Lawyers for the bankrupt crypto exchange FTX will square off in court Wednesday to fight a demand for internal records from an insolvent affiliate based in the Bahamas as the two wrestle over scraps of the once high-flying business.
In Wednesday's emergency hearing, liquidators of FTX's Bahamian business will ask U.S. Bankruptcy Judge John Dorsey to give them access to the U.S. unit's Slack, Google and Amazon Web Services accounts and data.
Lawyers for FTX asked Dorsey to deny the request. They argued that Bahamian regulators had worked with FTX's founder, the recently arrested Sam Bankman-Fried, to undermine the U.S. bankruptcy case and withdraw assets to the detriment of some creditors.
FTX, its hedge fund Alameda Research and dozens of affiliates filed for U.S. bankruptcy last month after the trading platform suffered a rush of withdrawals and a rescue deal failed.
The same week, authorities in the Bahamas, where the company had its headquarters, appointed liquidators to wind down FTX's international trading business.
The dispute between FTX's U.S. bankruptcy team and attorneys appointed to oversee the liquidation of Bahamas-based FTX Digital Markets was aired in Congress on Tuesday.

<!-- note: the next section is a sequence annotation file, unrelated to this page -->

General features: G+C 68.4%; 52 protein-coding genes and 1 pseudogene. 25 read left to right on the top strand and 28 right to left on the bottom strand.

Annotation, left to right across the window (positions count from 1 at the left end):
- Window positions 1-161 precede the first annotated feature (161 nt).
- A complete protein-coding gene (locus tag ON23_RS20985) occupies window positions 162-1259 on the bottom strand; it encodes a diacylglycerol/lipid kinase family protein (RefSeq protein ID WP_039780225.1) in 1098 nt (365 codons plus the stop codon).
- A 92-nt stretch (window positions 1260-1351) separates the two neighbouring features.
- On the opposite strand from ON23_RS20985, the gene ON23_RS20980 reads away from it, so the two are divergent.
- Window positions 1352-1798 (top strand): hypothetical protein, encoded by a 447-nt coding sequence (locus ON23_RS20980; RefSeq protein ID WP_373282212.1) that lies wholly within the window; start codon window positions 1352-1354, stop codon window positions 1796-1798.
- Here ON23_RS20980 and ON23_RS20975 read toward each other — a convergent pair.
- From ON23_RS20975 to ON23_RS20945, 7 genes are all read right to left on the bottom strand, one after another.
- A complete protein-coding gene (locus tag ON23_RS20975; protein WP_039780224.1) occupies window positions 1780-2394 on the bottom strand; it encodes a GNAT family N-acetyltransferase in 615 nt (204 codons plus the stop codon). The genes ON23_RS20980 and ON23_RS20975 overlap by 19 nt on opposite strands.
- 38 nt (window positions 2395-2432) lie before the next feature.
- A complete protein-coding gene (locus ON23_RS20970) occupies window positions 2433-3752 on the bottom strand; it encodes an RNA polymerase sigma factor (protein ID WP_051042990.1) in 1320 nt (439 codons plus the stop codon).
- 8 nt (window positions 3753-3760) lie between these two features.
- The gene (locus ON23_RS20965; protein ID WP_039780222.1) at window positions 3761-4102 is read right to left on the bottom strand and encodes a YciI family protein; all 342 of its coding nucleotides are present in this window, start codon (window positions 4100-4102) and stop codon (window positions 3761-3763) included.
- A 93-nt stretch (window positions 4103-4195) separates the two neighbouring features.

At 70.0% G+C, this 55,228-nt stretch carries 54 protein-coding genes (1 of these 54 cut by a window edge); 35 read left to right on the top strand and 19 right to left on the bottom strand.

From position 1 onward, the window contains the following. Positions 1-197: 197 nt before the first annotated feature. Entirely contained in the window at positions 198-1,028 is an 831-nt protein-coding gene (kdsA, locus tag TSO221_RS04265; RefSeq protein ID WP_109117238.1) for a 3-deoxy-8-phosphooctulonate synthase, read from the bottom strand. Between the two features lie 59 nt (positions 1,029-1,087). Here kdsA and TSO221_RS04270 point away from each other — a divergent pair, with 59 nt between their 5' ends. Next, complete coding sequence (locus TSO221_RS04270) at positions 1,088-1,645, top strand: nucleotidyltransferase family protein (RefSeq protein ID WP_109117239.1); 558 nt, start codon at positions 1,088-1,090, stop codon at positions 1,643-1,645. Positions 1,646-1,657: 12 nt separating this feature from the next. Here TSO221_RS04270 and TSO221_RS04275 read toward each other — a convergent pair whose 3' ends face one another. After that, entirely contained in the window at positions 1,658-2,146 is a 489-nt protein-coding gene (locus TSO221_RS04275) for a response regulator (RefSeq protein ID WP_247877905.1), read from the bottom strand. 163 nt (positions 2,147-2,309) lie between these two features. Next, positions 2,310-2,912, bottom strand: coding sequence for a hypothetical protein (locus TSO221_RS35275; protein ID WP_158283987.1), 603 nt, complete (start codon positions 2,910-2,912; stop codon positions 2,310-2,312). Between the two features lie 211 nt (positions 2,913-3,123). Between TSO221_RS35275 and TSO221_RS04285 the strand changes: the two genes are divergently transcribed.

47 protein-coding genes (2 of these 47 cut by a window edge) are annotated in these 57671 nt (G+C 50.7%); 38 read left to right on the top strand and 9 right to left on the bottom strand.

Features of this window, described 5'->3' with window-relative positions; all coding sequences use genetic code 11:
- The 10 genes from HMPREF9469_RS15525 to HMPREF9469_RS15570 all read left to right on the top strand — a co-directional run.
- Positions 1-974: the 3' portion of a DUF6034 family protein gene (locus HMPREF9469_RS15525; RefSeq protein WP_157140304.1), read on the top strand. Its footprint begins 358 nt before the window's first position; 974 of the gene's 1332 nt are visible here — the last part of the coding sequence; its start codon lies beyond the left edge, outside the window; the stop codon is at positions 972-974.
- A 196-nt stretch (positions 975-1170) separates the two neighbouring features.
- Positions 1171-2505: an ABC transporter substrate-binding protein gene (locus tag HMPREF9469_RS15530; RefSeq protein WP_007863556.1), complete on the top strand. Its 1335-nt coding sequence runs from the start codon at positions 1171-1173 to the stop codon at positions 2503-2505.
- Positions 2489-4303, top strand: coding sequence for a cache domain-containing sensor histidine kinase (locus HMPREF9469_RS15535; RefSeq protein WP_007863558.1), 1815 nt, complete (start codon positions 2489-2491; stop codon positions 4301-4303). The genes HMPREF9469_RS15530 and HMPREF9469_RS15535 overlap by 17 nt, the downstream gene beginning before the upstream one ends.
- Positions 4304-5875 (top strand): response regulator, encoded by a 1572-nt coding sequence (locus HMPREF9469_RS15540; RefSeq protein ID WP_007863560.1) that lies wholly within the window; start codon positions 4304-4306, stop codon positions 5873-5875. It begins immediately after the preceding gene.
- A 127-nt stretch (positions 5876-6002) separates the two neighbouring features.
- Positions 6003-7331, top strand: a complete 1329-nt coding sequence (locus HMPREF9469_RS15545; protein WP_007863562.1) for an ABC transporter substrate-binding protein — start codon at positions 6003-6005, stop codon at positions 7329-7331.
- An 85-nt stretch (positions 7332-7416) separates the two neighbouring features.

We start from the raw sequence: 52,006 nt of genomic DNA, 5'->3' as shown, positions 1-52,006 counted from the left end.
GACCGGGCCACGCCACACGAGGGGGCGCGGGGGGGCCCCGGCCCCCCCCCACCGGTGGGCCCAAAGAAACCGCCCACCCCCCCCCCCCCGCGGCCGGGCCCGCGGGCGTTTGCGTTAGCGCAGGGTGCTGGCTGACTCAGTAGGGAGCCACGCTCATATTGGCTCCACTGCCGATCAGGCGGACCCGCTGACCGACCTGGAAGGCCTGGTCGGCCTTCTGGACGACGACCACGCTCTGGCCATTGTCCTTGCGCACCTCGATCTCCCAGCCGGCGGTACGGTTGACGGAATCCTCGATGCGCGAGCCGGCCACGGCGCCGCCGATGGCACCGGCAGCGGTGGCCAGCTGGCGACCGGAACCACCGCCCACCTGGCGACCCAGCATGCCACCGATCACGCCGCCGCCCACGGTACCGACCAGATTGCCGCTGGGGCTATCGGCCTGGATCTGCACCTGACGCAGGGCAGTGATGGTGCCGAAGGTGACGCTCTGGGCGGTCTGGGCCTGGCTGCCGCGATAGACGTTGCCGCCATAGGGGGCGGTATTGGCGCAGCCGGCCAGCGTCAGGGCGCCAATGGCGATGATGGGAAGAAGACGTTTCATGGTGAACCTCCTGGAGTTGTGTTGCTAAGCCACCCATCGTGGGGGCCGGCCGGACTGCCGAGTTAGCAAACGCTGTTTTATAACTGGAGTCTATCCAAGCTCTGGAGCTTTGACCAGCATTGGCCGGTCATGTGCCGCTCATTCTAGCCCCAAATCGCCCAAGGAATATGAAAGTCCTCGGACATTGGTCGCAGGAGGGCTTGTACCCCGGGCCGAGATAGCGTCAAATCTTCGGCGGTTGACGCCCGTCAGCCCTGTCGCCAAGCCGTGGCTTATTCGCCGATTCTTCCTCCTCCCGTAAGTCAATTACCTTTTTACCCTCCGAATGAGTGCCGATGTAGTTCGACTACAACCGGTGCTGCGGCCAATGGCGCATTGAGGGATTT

John Ray, who was appointed as chief executive of the bankrupt FTX, told a Congressional committee that the Bahamian government colluded with Bankman-Fried to help account holders in the country pull $100 million from the crypto exchange just as it was going bankrupt.
Ray called the Bahamian government's actions "alarming" and suggested that people in the Bahamas have something to hide.
"Unlike the Chapter 11 process, there is no transparency in the process in the Bahamas," Ray said. "We have repeatedly asked them for clarity on what they've been doing, and we've been shot down on that."
The Securities Commission of The Bahamas (SCB) disputed Ray's "misstatements" about the Bahamian government's response to FTX's collapse.
Ray's recent court filings included a partial record of emails between attorneys for the U.S. bankruptcy team and Bahamian liquidators, creating "a false impression" that Bahamian citizens were being protected at the expense of FTX's other customers, the SCB said in a statement.
Any improper distributions made to Bahamian citizens will be subject to the appropriate clawback actions under the law, the SCB wrote.
Bankman-Fried was arrested Monday in the Bahamas and is being detained while awaiting extradition to the United States to face criminal and civil fraud charges.
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